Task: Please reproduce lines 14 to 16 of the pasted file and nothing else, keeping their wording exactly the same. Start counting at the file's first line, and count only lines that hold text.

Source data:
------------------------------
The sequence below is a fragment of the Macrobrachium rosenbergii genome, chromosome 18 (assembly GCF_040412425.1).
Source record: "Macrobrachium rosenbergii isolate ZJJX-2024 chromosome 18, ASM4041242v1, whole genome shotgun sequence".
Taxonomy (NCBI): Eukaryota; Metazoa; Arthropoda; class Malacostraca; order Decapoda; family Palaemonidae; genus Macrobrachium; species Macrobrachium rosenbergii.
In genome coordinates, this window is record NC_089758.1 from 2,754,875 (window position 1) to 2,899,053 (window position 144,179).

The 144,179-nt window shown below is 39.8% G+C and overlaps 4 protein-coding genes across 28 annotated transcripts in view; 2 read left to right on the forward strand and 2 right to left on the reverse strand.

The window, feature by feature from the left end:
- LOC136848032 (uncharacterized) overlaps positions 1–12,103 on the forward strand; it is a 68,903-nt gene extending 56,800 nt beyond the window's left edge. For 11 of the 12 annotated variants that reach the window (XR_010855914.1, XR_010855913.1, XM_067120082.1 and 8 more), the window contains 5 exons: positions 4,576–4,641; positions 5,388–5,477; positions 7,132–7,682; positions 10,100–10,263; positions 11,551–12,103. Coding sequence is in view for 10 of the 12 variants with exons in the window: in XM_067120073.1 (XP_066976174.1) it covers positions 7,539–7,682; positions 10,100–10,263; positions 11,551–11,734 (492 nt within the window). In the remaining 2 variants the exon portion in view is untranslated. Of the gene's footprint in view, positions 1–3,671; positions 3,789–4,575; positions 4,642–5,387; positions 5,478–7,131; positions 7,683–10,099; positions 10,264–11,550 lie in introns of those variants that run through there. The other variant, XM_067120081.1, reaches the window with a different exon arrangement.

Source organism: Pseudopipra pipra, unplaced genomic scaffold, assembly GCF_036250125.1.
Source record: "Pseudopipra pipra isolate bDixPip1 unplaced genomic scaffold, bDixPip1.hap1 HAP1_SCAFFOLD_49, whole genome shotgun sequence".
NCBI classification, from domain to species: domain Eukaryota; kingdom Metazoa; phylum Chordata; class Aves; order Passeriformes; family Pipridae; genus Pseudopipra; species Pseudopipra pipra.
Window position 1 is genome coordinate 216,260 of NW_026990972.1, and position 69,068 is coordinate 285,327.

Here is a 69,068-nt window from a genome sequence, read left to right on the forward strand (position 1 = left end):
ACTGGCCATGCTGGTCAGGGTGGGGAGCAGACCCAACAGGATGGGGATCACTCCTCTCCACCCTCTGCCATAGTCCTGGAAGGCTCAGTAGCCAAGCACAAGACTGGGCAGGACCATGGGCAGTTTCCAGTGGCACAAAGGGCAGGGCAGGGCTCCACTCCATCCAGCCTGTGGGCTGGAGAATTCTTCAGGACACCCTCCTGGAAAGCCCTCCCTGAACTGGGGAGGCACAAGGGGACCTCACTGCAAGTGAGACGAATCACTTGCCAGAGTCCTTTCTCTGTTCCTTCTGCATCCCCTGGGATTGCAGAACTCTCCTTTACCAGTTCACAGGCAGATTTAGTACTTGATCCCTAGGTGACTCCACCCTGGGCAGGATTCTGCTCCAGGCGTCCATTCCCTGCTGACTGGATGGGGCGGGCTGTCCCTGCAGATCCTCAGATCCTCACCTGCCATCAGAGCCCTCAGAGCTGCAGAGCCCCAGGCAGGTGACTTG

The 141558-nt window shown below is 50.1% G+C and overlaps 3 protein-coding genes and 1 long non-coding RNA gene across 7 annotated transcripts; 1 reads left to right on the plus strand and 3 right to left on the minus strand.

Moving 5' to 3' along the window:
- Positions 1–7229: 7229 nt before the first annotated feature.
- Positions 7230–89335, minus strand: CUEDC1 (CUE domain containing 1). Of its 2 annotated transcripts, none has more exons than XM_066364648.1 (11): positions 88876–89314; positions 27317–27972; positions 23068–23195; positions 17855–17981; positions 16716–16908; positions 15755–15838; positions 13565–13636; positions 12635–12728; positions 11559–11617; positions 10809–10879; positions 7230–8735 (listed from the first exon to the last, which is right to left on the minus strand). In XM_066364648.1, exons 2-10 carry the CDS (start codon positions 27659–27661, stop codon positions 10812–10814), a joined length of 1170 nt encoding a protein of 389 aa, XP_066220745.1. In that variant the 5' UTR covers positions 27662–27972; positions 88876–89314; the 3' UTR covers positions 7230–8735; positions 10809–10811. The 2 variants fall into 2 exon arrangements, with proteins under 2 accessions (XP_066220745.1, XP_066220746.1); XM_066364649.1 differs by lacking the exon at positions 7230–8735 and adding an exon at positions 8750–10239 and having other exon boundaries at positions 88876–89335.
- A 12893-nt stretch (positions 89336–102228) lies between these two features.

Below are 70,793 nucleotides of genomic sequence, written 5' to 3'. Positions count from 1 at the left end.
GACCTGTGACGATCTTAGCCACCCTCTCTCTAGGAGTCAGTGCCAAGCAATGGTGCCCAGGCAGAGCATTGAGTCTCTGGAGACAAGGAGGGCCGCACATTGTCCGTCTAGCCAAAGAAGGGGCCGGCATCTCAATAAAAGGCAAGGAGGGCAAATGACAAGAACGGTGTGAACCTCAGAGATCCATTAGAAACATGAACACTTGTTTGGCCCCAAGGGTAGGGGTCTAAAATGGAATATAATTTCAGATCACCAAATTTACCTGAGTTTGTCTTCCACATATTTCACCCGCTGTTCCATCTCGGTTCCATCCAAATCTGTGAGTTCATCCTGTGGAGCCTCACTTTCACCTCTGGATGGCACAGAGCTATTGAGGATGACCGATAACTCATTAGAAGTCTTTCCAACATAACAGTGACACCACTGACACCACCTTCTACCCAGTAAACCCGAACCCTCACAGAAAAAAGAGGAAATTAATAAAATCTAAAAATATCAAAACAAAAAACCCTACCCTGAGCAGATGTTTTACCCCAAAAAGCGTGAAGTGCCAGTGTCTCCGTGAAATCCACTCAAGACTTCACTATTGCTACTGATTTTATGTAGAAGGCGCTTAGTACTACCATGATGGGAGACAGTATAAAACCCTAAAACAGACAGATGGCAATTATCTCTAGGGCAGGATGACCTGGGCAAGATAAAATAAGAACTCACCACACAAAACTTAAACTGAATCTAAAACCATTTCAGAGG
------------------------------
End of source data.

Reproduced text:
The 141558-nt window shown below is 50.1% G+C and overlaps 3 protein-coding genes and 1 long non-coding RNA gene across 7 annotated transcripts; 1 reads left to right on the plus strand and 3 right to left on the minus strand.

Moving 5' to 3' along the window:
- Positions 1–7229: 7229 nt before the first annotated feature.